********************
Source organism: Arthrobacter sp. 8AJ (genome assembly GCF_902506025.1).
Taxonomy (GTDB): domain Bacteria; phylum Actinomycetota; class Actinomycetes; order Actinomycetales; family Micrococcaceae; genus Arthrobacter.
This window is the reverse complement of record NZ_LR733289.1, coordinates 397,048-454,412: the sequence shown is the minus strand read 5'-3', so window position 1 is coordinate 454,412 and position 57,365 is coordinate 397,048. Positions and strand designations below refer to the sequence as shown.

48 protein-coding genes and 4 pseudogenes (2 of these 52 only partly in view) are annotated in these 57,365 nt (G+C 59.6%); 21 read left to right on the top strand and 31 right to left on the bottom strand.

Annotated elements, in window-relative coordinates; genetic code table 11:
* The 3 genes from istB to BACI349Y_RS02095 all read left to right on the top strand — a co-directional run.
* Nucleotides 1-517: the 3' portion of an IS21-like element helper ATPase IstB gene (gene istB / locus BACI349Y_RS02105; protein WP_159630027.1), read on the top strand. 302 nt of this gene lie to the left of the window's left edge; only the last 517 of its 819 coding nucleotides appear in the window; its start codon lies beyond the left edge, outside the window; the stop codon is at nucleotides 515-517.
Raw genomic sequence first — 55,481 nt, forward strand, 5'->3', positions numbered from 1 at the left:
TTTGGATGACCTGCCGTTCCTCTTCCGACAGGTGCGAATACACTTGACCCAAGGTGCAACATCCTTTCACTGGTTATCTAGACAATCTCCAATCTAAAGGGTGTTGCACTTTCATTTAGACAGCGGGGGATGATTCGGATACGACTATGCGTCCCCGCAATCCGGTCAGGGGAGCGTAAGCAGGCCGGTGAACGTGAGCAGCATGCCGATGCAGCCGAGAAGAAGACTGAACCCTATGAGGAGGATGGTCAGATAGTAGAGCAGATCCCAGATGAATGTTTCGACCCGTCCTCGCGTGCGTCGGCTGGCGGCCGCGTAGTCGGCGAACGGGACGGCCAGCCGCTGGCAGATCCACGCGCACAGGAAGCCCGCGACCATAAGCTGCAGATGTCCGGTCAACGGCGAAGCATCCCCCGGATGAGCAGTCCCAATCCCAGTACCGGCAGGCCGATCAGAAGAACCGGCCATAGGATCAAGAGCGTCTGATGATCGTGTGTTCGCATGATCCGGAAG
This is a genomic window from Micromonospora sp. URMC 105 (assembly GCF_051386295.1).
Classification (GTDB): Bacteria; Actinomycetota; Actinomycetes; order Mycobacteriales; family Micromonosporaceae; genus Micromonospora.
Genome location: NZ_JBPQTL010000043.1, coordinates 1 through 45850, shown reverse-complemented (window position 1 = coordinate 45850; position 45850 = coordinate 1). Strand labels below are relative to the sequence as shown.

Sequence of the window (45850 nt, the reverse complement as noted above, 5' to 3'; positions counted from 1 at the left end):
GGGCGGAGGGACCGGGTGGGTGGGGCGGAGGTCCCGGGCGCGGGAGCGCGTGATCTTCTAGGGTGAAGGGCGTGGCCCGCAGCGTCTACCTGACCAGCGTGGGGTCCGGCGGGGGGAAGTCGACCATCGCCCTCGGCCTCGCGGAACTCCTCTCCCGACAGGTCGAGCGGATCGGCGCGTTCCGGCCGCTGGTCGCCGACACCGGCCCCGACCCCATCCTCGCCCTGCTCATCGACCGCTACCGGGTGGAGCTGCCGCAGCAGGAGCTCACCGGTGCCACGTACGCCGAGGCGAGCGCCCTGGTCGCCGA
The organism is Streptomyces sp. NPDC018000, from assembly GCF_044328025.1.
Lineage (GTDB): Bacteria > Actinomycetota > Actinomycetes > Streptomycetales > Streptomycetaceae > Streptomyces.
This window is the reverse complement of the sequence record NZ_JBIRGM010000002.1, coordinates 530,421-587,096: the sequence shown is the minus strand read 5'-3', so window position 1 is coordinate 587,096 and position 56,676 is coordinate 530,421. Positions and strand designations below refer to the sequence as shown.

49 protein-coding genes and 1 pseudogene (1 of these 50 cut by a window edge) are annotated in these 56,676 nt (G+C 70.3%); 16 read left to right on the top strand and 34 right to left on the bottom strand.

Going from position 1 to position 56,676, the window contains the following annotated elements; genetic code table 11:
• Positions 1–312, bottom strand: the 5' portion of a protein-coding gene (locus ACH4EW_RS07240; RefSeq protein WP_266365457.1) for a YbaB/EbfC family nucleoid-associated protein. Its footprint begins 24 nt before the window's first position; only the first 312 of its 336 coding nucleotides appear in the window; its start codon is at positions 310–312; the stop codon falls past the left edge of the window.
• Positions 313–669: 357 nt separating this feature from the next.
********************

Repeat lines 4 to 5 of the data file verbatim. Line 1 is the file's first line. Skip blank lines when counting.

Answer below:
48 protein-coding genes and 4 pseudogenes (2 of these 52 only partly in view) are annotated in these 57,365 nt (G+C 59.6%); 21 read left to right on the top strand and 31 right to left on the bottom strand.

Annotated elements, in window-relative coordinates; genetic code table 11: